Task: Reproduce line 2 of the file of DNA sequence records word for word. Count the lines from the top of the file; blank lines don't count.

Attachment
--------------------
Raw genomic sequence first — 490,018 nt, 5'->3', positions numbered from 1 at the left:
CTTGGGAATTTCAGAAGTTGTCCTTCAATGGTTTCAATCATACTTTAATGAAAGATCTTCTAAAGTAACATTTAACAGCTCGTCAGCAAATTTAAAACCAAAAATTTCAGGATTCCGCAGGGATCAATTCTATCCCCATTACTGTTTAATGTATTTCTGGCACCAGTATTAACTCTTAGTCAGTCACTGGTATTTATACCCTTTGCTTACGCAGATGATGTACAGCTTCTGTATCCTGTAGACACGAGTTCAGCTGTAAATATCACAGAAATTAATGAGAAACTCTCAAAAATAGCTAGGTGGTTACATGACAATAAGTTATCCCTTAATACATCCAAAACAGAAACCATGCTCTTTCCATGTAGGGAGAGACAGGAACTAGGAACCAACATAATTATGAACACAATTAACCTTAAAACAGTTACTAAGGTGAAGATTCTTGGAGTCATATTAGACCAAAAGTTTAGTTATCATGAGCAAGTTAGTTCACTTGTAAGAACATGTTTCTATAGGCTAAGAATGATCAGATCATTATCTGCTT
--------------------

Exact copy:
CTTGGGAATTTCAGAAGTTGTCCTTCAATGGTTTCAATCATACTTTAATGAAAGATCTTCTAAAGTAACATTTAACAGCTCGTCAGCAAATTTAAAACCAAAAATTTCAGGATTCCGCAGGGATCAATTCTATCCCCATTACTGTTTAATGTATTTCTGGCACCAGTATTAACTCTTAGTCAGTCACTGGTATTTATACCCTTTGCTTACGCAGATGATGTACAGCTTCTGTATCCTGTAGACACGAGTTCAGCTGTAAATATCACAGAAATTAATGAGAAACTCTCAAAAATAGCTAGGTGGTTACATGACAATAAGTTATCCCTTAATACATCCAAAACAGAAACCATGCTCTTTCCATGTAGGGAGAGACAGGAACTAGGAACCAACATAATTATGAACACAATTAACCTTAAAACAGTTACTAAGGTGAAGATTCTTGGAGTCATATTAGACCAAAAGTTTAGTTATCATGAGCAAGTTAGTTCACTTGTAAGAACATGTTTCTATAGGCTAAGAATGATCAGATCATTATCTGCTT